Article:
Dangers of a Pax Technica

The Other Side of the Coin


Previously, I had written about a book on the subject of the “Pax Technica”, the idea that we are entering a new period of global statiblity brought about by the Internet of Things (IoT). In particular, the data provided by the IoT will inform policy making and personal decisions, be it addressing questions such as “Where do we need to increase childhood literacy?” to “Where are the best school districts around me?”. The implicit assumption of this Pax is that as we gain more information about the world around us, we will put that information to good use.

Recently the downsides of the pax have been on my mind. Similar to the skepticism of Ian Malcom in “Jurassic Park” regarding the feasibility of an amusement part with 65 million year old attractions, the negative consequences of a “data-driven society” need to be taken into consideration as data proliferates in our world.

Integration - Friend and Foe

One major danger of the pax is its strength - the increasing integration of all humans across different countries, connected by the Internet and social media. Integration can be a very positive force as it helps root out prejudice and bigotry. In an integrated society, you have no reason not to ignore the “other side”, to see how they live, to understand their struggles, etc.

On a human level, integration is useful. On a technological level, however, integration is complicated. How do I mean that? Consider that the IoT involves millions, probably billions, of sensors on everyday things - the roads, cars, busses, industrial equipment, your doorknob, your windows, etc. If all of those devices are to share data, communicate, and possibly make decisions based on that data, then they all must speak some common set of languages. Such languages are commonly referred to as standards.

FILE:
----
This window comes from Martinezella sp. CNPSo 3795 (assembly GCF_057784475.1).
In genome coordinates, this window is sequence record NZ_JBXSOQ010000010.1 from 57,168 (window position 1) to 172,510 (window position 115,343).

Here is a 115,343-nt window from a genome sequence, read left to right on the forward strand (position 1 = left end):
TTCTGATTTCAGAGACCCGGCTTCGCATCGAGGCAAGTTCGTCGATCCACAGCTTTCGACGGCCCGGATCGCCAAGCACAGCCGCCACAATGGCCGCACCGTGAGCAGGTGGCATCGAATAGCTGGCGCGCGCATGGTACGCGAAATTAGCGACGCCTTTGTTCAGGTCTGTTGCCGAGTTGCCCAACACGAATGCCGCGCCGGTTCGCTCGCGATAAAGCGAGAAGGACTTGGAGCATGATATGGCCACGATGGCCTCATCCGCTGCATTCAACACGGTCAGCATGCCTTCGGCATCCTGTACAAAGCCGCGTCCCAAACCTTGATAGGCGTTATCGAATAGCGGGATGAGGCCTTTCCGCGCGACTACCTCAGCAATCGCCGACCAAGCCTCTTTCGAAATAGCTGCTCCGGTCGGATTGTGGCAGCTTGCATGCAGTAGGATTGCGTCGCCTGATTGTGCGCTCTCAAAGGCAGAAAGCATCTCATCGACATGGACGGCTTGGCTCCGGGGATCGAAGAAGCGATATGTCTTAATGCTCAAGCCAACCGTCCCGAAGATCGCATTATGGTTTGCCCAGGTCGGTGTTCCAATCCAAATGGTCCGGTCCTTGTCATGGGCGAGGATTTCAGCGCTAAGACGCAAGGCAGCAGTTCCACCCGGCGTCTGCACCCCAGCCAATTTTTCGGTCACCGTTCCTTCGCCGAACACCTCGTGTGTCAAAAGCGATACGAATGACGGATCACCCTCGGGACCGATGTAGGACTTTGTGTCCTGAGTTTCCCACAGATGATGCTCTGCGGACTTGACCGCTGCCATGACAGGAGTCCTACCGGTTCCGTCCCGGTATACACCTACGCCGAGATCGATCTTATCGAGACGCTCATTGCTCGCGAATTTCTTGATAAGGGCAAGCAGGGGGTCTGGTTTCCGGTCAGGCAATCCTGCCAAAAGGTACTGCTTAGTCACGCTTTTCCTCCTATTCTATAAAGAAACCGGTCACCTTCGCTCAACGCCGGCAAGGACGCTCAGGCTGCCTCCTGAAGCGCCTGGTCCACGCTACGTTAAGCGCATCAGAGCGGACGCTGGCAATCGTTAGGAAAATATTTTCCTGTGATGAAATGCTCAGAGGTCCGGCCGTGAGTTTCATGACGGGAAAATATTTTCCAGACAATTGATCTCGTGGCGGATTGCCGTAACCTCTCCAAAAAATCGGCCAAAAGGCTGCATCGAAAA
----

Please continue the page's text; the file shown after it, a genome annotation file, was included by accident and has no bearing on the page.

Unforunately, a proliferation of standards all but ensures a handful of powerful and well-placed companies maintain a monopoly over the market. Will it be possible to use an Android phone to access Apple’s HomeKit? Will I have to have a Gmail account to use a Nest thermostat? Sometimes companies agree to develop shared standards, but that may not always be the case.

Further, all this integration leads naturally to the question of failure mechanisms. The Internet itself was designed as a way to prevent a single point of failure causing a cascade of defaults and interruptions in the system of command and control for the US military. The protocols in place for how data is transmitted across the Internet are suppose to help ensure survivability of the network in the event of multiple failures.

In this sense, one might surmise that increasing integration in the Pax Technica could also help prevent cascading failures in human society and economy. However, any integrated system can exhibit complex failure modes, not all of which are obvious a priori. Further, without an explicit design philosophy which takes this problem into account, it becomes increasingly likely that such failure mechanisms will naturally arise in the process of building a complicated system. (To quote from the Zen of Python, it is important to remember that “Complex is better than complicated.”. The IoT can be complex, but manageable, if we think about how to prevent critical dependencies from failing simultaneously, or ensuring cascading failures do not create such a critical dependency.)